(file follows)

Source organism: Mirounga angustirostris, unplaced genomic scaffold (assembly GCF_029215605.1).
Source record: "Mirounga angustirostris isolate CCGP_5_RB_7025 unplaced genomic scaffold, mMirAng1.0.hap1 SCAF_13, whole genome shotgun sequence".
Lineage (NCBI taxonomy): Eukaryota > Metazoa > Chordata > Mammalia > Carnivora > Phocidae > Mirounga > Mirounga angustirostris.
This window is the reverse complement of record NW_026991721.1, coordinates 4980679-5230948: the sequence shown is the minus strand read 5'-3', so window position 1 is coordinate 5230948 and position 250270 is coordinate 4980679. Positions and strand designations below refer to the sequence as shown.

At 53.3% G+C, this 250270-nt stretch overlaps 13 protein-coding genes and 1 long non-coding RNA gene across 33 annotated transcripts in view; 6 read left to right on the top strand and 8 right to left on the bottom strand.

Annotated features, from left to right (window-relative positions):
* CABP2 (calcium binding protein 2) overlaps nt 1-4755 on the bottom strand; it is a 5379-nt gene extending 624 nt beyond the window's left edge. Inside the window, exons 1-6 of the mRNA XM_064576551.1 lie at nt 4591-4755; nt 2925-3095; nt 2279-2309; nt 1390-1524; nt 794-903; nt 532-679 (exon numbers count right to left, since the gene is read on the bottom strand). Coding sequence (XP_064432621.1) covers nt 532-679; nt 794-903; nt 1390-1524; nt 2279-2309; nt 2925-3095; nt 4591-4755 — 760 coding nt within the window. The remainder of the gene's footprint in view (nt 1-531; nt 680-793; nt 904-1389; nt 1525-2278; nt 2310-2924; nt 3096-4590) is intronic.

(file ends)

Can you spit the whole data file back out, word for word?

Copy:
Source organism: Mirounga angustirostris, unplaced genomic scaffold (assembly GCF_029215605.1).
Source record: "Mirounga angustirostris isolate CCGP_5_RB_7025 unplaced genomic scaffold, mMirAng1.0.hap1 SCAF_13, whole genome shotgun sequence".
Lineage (NCBI taxonomy): Eukaryota > Metazoa > Chordata > Mammalia > Carnivora > Phocidae > Mirounga > Mirounga angustirostris.
This window is the reverse complement of record NW_026991721.1, coordinates 4980679-5230948: the sequence shown is the minus strand read 5'-3', so window position 1 is coordinate 5230948 and position 250270 is coordinate 4980679. Positions and strand designations below refer to the sequence as shown.

At 53.3% G+C, this 250270-nt stretch overlaps 13 protein-coding genes and 1 long non-coding RNA gene across 33 annotated transcripts in view; 6 read left to right on the top strand and 8 right to left on the bottom strand.

Annotated features, from left to right (window-relative positions):
* CABP2 (calcium binding protein 2) overlaps nt 1-4755 on the bottom strand; it is a 5379-nt gene extending 624 nt beyond the window's left edge. Inside the window, exons 1-6 of the mRNA XM_064576551.1 lie at nt 4591-4755; nt 2925-3095; nt 2279-2309; nt 1390-1524; nt 794-903; nt 532-679 (exon numbers count right to left, since the gene is read on the bottom strand). Coding sequence (XP_064432621.1) covers nt 532-679; nt 794-903; nt 1390-1524; nt 2279-2309; nt 2925-3095; nt 4591-4755 — 760 coding nt within the window. The remainder of the gene's footprint in view (nt 1-531; nt 680-793; nt 904-1389; nt 1525-2278; nt 2310-2924; nt 3096-4590) is intronic.